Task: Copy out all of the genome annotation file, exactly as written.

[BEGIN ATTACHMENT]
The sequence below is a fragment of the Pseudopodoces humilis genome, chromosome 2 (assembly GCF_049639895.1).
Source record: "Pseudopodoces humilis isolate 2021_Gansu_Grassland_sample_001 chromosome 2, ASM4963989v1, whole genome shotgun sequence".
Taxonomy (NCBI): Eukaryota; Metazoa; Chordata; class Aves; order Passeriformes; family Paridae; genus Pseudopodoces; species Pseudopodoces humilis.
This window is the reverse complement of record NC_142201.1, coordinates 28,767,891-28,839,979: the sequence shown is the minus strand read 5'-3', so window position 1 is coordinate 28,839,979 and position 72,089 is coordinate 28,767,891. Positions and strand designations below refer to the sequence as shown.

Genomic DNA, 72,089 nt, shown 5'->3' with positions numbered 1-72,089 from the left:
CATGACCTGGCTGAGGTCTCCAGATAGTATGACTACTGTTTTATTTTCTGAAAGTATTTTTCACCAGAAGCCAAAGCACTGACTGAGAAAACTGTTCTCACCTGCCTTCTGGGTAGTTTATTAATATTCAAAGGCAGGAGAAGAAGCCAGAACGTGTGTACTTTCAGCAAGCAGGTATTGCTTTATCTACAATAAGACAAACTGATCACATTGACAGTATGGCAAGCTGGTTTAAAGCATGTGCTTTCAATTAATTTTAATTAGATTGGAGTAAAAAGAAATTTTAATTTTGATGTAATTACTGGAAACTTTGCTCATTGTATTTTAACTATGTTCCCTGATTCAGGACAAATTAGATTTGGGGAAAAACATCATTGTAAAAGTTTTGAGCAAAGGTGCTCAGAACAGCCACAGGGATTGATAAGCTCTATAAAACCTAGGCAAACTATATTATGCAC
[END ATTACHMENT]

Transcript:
The sequence below is a fragment of the Pseudopodoces humilis genome, chromosome 2 (assembly GCF_049639895.1).
Source record: "Pseudopodoces humilis isolate 2021_Gansu_Grassland_sample_001 chromosome 2, ASM4963989v1, whole genome shotgun sequence".
Taxonomy (NCBI): Eukaryota; Metazoa; Chordata; class Aves; order Passeriformes; family Paridae; genus Pseudopodoces; species Pseudopodoces humilis.
This window is the reverse complement of record NC_142201.1, coordinates 28,767,891-28,839,979: the sequence shown is the minus strand read 5'-3', so window position 1 is coordinate 28,839,979 and position 72,089 is coordinate 28,767,891. Positions and strand designations below refer to the sequence as shown.

Genomic DNA, 72,089 nt, shown 5'->3' with positions numbered 1-72,089 from the left:
CATGACCTGGCTGAGGTCTCCAGATAGTATGACTACTGTTTTATTTTCTGAAAGTATTTTTCACCAGAAGCCAAAGCACTGACTGAGAAAACTGTTCTCACCTGCCTTCTGGGTAGTTTATTAATATTCAAAGGCAGGAGAAGAAGCCAGAACGTGTGTACTTTCAGCAAGCAGGTATTGCTTTATCTACAATAAGACAAACTGATCACATTGACAGTATGGCAAGCTGGTTTAAAGCATGTGCTTTCAATTAATTTTAATTAGATTGGAGTAAAAAGAAATTTTAATTTTGATGTAATTACTGGAAACTTTGCTCATTGTATTTTAACTATGTTCCCTGATTCAGGACAAATTAGATTTGGGGAAAAACATCATTGTAAAAGTTTTGAGCAAAGGTGCTCAGAACAGCCACAGGGATTGATAAGCTCTATAAAACCTAGGCAAACTATATTATGCAC